Thursday, June 18, 2009

Every action has an equal and opposite reaction

Pic by hoskarsson

Internet advertising will  reach 36% of all advertising by 2013, writes Jacquie Bowser in Brand Republic
PricewaterhouseCoopers, in its report into the UK entertainment and media market, said internet ad expenditure grew by 17.1% year on year in 2008 to £3.35bn, an increase of £540m. The increase in advertising would happen over the next five years as digital technologies become increasingly widespread.

Overall, the UK entertainment and media market will experience a 7% decline in revenue from 2008 to 2010, to $85bn. Following this low, the market is set to flourish, increasing to $98bn in 2013.

However, the only segments that will be larger in 2013 than in 2008 are internet access, internet advertising, TV subscriptions and license fees, filmed entertainment and video games. Revenues in 2013 from television advertising, newspaper publishing, business-to-business publishing and consumer magazine publishing are all expected to be lower than in 2008.

Now I'm not one to stir up trouble. Much. And anyway, the UK is so very far away after all. And 2013 is a ridiculously unimaginable spandex-wearing futurespace. Plus didn't PricewaterhouseCooper tell us that Ireland Inc was tickety boo there a year or two ago?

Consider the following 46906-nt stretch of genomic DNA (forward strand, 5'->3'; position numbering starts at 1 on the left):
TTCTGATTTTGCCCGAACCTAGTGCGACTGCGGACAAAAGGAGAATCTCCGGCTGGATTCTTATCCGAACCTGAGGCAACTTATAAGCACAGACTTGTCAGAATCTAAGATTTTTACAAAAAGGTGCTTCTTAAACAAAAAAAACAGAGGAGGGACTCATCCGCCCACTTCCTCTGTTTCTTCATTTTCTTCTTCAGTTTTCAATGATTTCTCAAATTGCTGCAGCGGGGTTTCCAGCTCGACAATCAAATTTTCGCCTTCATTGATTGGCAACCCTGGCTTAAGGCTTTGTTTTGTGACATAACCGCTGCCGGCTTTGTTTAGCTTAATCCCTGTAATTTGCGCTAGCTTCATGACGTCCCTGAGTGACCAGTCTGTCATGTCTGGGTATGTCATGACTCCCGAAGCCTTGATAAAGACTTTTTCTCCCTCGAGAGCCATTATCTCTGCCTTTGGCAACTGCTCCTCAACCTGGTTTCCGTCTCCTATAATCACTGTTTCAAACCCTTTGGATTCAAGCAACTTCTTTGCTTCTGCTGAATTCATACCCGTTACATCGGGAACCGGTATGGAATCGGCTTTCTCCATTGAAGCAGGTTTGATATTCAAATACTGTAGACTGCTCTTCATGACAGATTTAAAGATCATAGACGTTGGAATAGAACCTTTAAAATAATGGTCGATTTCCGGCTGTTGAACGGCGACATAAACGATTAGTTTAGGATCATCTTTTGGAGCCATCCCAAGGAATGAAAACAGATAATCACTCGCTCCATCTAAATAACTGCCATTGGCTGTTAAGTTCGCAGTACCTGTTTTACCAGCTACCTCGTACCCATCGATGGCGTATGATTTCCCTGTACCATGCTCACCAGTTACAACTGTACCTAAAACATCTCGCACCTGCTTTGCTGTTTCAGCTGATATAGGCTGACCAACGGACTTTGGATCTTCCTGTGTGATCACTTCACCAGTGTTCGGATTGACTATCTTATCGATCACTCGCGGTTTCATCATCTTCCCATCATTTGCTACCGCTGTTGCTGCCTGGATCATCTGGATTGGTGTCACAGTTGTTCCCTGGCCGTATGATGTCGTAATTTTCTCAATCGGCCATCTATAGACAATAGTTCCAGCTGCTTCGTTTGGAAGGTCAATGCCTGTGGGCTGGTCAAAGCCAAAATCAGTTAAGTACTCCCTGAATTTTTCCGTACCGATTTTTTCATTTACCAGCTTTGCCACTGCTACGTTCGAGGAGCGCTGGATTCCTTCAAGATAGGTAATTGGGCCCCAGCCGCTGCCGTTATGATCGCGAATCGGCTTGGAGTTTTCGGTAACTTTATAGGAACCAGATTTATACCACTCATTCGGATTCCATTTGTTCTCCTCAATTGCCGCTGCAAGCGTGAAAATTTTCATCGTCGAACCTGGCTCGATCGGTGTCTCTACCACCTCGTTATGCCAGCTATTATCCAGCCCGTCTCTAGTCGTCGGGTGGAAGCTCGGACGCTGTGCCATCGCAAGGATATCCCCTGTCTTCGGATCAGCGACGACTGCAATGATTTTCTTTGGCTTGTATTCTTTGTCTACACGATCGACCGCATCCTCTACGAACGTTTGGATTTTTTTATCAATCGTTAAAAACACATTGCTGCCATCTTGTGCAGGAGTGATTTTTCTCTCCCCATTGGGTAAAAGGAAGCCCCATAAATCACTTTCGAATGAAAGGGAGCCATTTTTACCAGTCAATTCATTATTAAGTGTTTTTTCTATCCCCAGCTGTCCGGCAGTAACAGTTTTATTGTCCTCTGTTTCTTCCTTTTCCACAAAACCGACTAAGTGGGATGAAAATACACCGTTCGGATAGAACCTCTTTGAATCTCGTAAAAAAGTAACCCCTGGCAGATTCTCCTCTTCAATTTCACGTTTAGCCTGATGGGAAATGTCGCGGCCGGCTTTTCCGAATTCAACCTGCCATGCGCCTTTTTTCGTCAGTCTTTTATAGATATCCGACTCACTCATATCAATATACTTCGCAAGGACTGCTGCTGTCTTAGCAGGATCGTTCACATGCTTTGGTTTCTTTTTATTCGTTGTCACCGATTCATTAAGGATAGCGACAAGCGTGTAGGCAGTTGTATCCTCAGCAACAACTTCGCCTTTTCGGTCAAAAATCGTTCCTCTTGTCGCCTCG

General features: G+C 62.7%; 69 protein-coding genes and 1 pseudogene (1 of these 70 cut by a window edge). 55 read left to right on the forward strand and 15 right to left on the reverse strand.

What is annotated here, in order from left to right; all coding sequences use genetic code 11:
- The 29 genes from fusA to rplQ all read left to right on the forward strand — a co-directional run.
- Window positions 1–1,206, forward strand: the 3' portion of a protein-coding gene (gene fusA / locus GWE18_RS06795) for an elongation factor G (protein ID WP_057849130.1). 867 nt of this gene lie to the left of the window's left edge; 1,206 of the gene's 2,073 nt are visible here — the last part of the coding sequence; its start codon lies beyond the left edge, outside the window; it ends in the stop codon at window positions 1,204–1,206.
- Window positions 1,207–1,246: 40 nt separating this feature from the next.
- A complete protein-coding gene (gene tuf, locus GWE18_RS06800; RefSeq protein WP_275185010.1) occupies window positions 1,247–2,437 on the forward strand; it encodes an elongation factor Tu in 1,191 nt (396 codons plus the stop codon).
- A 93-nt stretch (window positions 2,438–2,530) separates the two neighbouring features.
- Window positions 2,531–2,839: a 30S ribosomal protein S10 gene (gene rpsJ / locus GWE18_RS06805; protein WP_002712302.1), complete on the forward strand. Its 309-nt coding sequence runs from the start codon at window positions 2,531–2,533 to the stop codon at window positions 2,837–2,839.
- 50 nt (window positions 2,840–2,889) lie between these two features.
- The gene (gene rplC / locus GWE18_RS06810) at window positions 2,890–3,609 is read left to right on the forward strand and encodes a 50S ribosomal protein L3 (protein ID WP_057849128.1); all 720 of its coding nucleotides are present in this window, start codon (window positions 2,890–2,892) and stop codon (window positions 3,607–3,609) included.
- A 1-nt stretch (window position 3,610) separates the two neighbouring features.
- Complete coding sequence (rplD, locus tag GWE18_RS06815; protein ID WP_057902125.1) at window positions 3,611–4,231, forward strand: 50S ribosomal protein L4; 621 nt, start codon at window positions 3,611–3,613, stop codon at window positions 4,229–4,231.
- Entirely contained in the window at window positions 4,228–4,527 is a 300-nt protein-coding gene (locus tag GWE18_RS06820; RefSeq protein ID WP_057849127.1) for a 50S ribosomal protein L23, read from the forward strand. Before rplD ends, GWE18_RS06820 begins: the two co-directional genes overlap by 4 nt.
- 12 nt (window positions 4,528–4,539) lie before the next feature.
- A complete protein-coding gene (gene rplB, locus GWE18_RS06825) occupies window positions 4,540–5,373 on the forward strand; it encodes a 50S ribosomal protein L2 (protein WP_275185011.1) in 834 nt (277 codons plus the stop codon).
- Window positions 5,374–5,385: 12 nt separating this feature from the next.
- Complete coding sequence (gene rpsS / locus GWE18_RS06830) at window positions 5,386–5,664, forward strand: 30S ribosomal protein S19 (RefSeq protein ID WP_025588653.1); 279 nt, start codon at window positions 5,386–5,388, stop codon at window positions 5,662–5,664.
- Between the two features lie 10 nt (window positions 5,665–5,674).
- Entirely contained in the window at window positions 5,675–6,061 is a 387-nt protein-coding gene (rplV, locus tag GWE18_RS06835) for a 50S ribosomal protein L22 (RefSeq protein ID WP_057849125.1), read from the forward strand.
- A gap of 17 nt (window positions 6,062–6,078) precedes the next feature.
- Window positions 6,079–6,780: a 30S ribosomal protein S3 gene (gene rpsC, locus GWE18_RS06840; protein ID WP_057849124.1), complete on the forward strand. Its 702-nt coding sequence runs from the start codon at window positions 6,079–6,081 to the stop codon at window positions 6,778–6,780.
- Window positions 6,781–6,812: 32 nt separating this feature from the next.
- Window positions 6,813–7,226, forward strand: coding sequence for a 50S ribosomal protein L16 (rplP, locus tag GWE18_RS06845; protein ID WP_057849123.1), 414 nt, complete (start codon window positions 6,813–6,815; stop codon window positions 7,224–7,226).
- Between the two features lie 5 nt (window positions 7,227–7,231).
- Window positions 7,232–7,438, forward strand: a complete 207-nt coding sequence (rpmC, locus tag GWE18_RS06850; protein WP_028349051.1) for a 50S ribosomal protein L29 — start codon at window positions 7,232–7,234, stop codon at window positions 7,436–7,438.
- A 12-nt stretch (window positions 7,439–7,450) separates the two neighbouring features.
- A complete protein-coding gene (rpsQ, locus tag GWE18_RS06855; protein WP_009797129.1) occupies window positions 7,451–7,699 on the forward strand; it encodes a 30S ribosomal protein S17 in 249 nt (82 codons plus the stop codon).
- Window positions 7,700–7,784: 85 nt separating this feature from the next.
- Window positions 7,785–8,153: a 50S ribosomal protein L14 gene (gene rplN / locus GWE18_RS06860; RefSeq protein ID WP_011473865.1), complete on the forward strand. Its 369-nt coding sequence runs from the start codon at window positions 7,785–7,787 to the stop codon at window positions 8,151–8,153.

Nah. Forget I mentioned it.


  1. In 2008 Irelands online advertising spend was a measily 4% of the overall advertising spend. The european average is 12% and the UK is one of the worlds most advanced online economies at 18% of total advertising spend going online.

    Im optimistic that the recession is driving businesses to weigh their marketing mix more heavily on online due to it's measurability and online simply being more effective.

    I believe 2009 will see a large jump from 4% as internet spend is still or increasing while offline advertising is taking a Springbok style hit.

  2. I'm actually surprised that it hit 4% tbh. That aside, I think your optimism is well placed, Alan, and it's only a matter of time before we start to see purpose-built online advertising, rather than my pet hate of static offline media transferred to banner ads. Y to the awn.

  3. Nick are you comparing Ireland to a country with broadband? Tut Tut